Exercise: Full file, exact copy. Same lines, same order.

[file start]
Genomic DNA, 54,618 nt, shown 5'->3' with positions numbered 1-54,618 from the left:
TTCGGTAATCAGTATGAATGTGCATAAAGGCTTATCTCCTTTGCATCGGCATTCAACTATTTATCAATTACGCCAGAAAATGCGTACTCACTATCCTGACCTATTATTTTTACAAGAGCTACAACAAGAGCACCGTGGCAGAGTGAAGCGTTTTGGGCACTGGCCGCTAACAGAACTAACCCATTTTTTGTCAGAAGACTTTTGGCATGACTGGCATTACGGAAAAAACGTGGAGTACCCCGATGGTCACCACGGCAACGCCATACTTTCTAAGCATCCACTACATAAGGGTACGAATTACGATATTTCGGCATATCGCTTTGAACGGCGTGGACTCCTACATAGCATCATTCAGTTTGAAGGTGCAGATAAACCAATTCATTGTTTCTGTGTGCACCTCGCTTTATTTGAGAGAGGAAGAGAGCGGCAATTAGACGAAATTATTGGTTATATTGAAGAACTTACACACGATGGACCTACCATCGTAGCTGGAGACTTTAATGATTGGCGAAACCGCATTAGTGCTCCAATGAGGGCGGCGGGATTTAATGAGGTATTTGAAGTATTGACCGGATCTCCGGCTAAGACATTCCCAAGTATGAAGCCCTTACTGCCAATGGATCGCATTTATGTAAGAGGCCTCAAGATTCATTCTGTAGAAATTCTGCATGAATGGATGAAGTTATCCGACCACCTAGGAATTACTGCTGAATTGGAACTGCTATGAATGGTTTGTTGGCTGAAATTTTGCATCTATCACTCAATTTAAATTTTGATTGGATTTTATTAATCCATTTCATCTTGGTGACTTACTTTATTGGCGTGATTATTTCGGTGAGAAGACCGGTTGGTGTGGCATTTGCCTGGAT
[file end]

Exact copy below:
Genomic DNA, 54,618 nt, shown 5'->3' with positions numbered 1-54,618 from the left:
TTCGGTAATCAGTATGAATGTGCATAAAGGCTTATCTCCTTTGCATCGGCATTCAACTATTTATCAATTACGCCAGAAAATGCGTACTCACTATCCTGACCTATTATTTTTACAAGAGCTACAACAAGAGCACCGTGGCAGAGTGAAGCGTTTTGGGCACTGGCCGCTAACAGAACTAACCCATTTTTTGTCAGAAGACTTTTGGCATGACTGGCATTACGGAAAAAACGTGGAGTACCCCGATGGTCACCACGGCAACGCCATACTTTCTAAGCATCCACTACATAAGGGTACGAATTACGATATTTCGGCATATCGCTTTGAACGGCGTGGACTCCTACATAGCATCATTCAGTTTGAAGGTGCAGATAAACCAATTCATTGTTTCTGTGTGCACCTCGCTTTATTTGAGAGAGGAAGAGAGCGGCAATTAGACGAAATTATTGGTTATATTGAAGAACTTACACACGATGGACCTACCATCGTAGCTGGAGACTTTAATGATTGGCGAAACCGCATTAGTGCTCCAATGAGGGCGGCGGGATTTAATGAGGTATTTGAAGTATTGACCGGATCTCCGGCTAAGACATTCCCAAGTATGAAGCCCTTACTGCCAATGGATCGCATTTATGTAAGAGGCCTCAAGATTCATTCTGTAGAAATTCTGCATGAATGGATGAAGTTATCCGACCACCTAGGAATTACTGCTGAATTGGAACTGCTATGAATGGTTTGTTGGCTGAAATTTTGCATCTATCACTCAATTTAAATTTTGATTGGATTTTATTAATCCATTTCATCTTGGTGACTTACTTTATTGGCGTGATTATTTCGGTGAGAAGACCGGTTGGTGTGGCATTTGCCTGGAT